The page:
The Flutist’s Electroacoustic Primer
By Lindsey Goodman
What is electroacoustic music?
a confusing word frequently attached to new music concerts with electronics.
Electronic music began in the 1940s and 1950s with the Groupe de Recherches Musicales in Paris, the Nordwestdeutscher Rundfunk studio in Cologne, and the Columbia-Princeton Electronic Music Center in New York, where composers like Pierre Schaeffer, Karlheinz Stockhausen, and Milton Babbitt were initially interested in musique concrète, computer music, tape music, and other purely-electronic musical forms realized without live-performer participation.
By the 1960s, composers started putting the “electro-“ and the “-acoustic” together (because computers don’t know when they’re having fun), and the first pieces for flute and technology, like Mario Davidovsky’s Synchronisms No. 1 (1962) and Thea Musgrave’s Orfeo 1 (1975) and Narcissus (1987), were written using electronic sounds, tape, and digital delay processes.
Since then, technological breakthroughs and composers pushing boundaries for both instruments and computers have reinvented the electronic music world multiple times over, making electroacoustic music one of the most fascinating 21st-century musical mediums.
Why try technology?
Why should a humble flutist using Boehm technology from 1847 care?
Simple: In accessing this article on your laptop or tablet, you’ve interacted with technology, and the Daily Mail’s October survey found that people check their smartphones in excess of 85 times per day. Technology is imbedded in every aspect of our lives, so our music-making should reflect that. (If Mozart were alive today, he’d have thousands of Twitter followers and be a Max/MSP rockstar).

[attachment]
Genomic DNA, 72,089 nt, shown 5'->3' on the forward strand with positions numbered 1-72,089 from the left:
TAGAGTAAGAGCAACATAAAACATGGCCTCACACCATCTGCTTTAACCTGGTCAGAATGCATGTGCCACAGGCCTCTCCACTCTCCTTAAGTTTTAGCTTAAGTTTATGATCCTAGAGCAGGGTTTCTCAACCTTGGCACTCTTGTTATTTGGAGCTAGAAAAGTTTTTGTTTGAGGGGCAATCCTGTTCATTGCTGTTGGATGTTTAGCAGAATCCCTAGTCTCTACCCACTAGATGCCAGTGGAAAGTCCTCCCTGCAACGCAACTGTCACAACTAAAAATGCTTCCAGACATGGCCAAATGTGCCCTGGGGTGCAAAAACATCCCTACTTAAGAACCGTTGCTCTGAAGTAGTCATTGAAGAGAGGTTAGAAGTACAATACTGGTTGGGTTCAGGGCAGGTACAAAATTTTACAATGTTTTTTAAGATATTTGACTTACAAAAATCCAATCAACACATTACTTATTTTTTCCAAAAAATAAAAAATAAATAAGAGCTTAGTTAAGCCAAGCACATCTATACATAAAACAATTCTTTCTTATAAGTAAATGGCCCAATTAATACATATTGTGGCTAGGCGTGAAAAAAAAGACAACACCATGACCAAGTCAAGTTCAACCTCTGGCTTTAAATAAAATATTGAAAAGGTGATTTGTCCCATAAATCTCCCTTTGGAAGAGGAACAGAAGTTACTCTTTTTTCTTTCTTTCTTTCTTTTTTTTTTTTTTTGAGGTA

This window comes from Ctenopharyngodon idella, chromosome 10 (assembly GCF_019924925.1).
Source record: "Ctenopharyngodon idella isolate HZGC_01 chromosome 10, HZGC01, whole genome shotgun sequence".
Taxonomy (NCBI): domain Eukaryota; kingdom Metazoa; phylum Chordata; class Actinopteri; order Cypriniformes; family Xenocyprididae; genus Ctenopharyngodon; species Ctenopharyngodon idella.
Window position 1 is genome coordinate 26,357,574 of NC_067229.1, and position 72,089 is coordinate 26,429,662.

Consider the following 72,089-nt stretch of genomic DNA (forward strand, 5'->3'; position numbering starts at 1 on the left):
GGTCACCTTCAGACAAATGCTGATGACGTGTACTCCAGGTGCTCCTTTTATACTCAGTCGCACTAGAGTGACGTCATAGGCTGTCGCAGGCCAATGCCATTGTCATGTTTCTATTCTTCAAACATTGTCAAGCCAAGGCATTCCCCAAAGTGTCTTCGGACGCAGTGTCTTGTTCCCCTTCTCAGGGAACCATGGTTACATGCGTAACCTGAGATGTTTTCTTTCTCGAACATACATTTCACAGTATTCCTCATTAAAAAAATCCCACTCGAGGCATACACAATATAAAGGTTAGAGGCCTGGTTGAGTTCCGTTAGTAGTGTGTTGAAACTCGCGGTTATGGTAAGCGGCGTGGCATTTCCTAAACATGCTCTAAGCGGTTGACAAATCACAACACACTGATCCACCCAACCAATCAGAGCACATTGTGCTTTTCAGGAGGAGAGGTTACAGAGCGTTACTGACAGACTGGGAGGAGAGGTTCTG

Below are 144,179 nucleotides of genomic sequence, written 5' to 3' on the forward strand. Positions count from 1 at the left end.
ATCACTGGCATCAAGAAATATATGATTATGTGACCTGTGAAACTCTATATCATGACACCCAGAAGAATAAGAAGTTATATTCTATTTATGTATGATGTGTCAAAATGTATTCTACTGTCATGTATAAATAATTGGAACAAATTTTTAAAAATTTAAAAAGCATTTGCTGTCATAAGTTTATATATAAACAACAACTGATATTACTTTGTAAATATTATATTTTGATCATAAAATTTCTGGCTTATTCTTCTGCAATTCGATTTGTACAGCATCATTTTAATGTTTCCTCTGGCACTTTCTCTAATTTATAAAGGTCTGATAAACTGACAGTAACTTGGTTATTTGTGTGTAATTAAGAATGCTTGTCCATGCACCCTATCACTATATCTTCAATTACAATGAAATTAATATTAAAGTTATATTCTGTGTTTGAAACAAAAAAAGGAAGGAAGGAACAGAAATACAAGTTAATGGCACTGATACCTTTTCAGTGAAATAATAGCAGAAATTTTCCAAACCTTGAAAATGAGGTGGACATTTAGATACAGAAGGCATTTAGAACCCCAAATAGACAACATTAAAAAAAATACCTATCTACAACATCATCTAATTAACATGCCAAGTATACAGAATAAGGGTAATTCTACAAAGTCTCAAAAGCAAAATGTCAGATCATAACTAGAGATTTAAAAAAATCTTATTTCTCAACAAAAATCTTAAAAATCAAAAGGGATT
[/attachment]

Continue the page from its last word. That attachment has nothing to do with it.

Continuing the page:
What are the electroacoustic options?
1.) Fixed media
Over the years, this sub-genre of electroacoustic music has been called tape music (because composers literally cut and spliced pieces of tape), soundtrack, and even boombox pieces, and performing is a easy as playing along with a favorite recording. The accompaniment never changes, giving flutists the opportunity to both practice extreme consistency and to discover new ways of infusing each performance with innovative interpretation, so that, when you hit that hard lick just right with the track, you feel like a super hero.
1.5) Click tracks
Some fixed media pieces, especially those involving multiple performers, have a
click track to facilitate practicing and performing with the soundtrack. (Bonus: you look like a pop star playing with a headphone over one ear.)
2.) Reverb effects
Reverb has been utilized in electroacoustic flute music since Musgrave’s Narcissus, and has come a long way since being performed with a machine pedaled by the flutist. Today, many software platforms make realizing digital delay and reverb effects easy with most laptops and a good microphone.
3.) Live processing
We love the way our iPhones respond to our spoken requests (try: “beatbox for me, Siri”), so make your laptop respond to your flute! Composers use software programs like Max/MSP, Pure Data, Audacity, and Ableton Live to capture the flute sounds and process them into real-time accompaniments which respond to individual interpretations, letting you make chamber music with your computer!